Darren's Cornish Meanderings Day 9
Whenever you have the opportunity to have breakfast at a later hour never choose two slots before. Inevitably you’ll want to have a bit of a lie in but it’s the fear of missing breakies that moves you.
I decided that being a good theatre practitioner meant that I needed to see for myself the famous Minack Theatre. It is built on the side of a cliff overlooking the Celtic Sea. The PZ bus services aren’t entirely reliable and the online schedule for Sunday doesn’t quite match reality. I therefore had a lovely chat with a transplanted Mancunian taxi driver as we wound back and forth the twenty minute drive down the coast. I was told bring sun screen, a blanket and rain protection. Apparently anything can happen and the show always goes on.
I didn’t really care what I saw but have been pleasantly surprised that it was the Proms performed by the Mount Charles Band. Proms of any kind are quite an emotional event for me. My American friends should google Last Night of the Proms and you might get an idea of what they are all about. For me it is a celebration of national identity without going overboard. Since you have a nation made up of 4 countries (even more if you count the ones absorbed into those 4) speaking at least 5 National languages - they have the ability to be separate but united, rivals but not enemies. Each country has its own identities and anthems.
To an outsider the Proms seem to celebrate those things that unite them more than those things that separate them. I may be romanticising it a bit, but for my adopted country to have these reminders fills me with hope. Even in these charged political times. I can’t really sing “Jerusalem” and “Land of Hope and Glory” without going a bit gushy.
Afterward wanting to be frugal I says to myself “Self, why don’t you walk back?” Brilliant idea that self had. As I mentioned before, the coastal paths are a national treasure. Minack is only 15km (or 9.5mi) from Penzance as the crow flies, but along the coastal paths our friend Google Maps says it’s a 4:15 hour long walk. Sure why not! I started back to town walking along some of the most stunning views of the sea I’ve ever seen.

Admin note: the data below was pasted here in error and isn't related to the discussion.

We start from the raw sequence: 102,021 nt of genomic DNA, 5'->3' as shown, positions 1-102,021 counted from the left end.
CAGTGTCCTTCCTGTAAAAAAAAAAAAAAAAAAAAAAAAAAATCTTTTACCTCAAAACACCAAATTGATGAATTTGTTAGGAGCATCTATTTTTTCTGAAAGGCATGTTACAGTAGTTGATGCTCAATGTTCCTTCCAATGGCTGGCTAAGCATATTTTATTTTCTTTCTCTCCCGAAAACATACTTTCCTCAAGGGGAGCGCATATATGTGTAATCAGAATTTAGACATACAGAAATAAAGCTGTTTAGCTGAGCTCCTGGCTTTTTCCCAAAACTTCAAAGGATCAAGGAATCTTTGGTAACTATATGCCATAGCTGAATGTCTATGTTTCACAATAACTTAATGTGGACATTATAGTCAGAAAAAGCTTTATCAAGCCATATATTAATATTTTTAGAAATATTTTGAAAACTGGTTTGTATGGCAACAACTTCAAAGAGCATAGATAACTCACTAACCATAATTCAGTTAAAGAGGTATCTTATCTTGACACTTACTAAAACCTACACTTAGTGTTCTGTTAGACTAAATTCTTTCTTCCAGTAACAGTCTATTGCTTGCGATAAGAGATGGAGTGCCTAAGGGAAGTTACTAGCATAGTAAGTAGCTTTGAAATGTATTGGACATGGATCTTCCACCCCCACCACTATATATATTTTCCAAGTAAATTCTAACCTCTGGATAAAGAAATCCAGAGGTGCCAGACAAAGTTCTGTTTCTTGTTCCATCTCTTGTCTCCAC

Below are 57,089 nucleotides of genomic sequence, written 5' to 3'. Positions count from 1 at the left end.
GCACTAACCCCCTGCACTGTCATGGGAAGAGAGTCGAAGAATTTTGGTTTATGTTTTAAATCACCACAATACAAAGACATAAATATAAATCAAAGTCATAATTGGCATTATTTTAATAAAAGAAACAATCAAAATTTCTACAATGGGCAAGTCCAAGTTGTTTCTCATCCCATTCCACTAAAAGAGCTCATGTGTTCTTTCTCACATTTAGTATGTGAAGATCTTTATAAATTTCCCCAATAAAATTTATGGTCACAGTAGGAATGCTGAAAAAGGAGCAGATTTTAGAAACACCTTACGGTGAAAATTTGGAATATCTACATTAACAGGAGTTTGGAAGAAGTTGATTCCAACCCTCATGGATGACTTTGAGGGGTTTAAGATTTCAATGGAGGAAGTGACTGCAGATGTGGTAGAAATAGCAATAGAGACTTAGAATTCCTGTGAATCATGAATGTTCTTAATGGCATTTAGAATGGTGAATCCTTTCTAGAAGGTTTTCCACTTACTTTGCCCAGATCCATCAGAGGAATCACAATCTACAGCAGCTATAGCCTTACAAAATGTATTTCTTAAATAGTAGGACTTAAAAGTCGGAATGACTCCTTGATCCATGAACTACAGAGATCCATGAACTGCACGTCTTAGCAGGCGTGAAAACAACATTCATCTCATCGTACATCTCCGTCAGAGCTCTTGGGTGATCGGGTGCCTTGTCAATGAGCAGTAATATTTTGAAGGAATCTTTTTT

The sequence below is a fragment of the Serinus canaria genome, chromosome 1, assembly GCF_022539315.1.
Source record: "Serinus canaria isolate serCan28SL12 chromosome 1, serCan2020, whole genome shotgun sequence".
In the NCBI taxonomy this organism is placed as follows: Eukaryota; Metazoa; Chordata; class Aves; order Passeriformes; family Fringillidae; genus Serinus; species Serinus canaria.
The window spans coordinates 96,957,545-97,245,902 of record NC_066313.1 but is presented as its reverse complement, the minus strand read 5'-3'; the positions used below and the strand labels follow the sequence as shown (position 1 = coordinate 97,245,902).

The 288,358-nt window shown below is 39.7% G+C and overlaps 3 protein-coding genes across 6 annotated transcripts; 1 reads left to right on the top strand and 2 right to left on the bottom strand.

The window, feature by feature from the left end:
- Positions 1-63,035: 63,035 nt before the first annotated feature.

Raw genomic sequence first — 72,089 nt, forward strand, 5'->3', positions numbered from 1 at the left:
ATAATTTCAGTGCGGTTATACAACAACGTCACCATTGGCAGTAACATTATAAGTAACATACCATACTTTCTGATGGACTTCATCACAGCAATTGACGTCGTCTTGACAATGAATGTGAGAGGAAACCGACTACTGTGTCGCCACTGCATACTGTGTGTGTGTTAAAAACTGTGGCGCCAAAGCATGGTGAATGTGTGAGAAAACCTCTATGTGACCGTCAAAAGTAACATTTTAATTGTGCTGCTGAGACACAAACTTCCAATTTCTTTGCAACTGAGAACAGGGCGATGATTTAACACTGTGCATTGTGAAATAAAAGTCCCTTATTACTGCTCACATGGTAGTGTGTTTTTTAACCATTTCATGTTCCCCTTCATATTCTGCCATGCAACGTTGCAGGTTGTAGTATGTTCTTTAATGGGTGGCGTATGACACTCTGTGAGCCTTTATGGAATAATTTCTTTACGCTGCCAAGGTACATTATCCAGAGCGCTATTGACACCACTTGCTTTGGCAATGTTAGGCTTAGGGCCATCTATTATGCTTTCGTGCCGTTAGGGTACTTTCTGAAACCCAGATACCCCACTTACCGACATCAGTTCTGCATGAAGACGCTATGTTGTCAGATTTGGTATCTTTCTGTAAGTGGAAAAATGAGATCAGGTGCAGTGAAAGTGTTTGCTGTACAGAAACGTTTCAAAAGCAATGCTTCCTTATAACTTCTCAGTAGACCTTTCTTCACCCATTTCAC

I quickly realised I might have made a giant mistake thinking I could get back before dark.
What google doesn’t calculate is that it is not a flat walk but up and down very steep paths. Even in my younger days I can’t imagine making the trip in 4 and a quarter hours.
After 2 1/2 hours (6.5km and 97 floors climbed ) I decided it was time to call for rescue and made my way to the nearest highway. Thank heavens for Google maps. I was however disappointed when I got to the Merry Maidens to discover that it was Not a pub but a bunch of ancient stones standing in a field. Did I mention that the cab pick up point was the entrance to a prehistoric burial site - just there by the side of the road?
Many of you know my accent is all over the place. Today the Cornish lad behind the bar asked if I was local and the Welsh woman I sat next to at the concert asked what part of Dublin I was from. I’m dreading if I ever actually have to do my native accent again - I don’t think I remember how to do it.
My pub Dinner was devoured in about ten minutes and just now trying to gather the energy to go back to my room.
- London is in the same parallel as Calgary, Alberta
- Penzance is roughly on the same line as the northern border of the western United States
- I’m still amazed that palm trees grow this far north
- Looking at distances on Google maps is a bit like looking at an all you can eat Chinese buffet. You always put more on your plate than you can actually eat
- When you are hungry anything with gravy is appealing
- Archeology sites in Cornwall happen at the same frequency as betting shops in London
- Air Supply must be a Cornish Pub favourite
- If I am to compete with today’s retirees I’ve got some serious physical training to do
- The Cornish flag is just a skull away from a pirate flag
- It is always easier going down a hill than up